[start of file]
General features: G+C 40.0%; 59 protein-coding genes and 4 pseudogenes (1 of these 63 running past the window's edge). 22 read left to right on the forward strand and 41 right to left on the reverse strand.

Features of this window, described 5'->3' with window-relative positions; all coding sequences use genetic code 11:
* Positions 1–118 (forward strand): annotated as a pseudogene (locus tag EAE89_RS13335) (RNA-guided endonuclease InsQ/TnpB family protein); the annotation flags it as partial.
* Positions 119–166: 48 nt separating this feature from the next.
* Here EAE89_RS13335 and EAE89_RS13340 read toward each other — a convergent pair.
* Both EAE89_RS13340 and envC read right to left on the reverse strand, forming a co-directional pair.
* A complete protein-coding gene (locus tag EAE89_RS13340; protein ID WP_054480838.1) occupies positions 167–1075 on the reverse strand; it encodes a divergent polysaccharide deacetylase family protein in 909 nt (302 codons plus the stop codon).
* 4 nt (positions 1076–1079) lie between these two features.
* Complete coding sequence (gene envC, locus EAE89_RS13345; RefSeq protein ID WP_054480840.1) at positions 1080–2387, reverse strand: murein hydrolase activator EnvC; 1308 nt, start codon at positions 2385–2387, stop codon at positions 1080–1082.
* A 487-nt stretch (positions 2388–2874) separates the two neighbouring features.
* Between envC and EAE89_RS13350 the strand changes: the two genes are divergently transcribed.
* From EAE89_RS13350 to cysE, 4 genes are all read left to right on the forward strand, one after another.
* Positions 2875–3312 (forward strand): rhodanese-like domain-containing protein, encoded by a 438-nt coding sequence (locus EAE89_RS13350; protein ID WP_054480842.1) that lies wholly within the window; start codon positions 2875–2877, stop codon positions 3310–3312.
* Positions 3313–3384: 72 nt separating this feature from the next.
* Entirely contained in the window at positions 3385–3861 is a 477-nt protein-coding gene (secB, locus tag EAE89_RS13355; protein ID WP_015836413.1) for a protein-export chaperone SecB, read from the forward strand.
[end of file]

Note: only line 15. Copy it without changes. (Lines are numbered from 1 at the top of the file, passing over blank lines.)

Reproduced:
* Entirely contained in the window at positions 3385–3861 is a 477-nt protein-coding gene (secB, locus tag EAE89_RS13355; protein ID WP_015836413.1) for a protein-export chaperone SecB, read from the forward strand.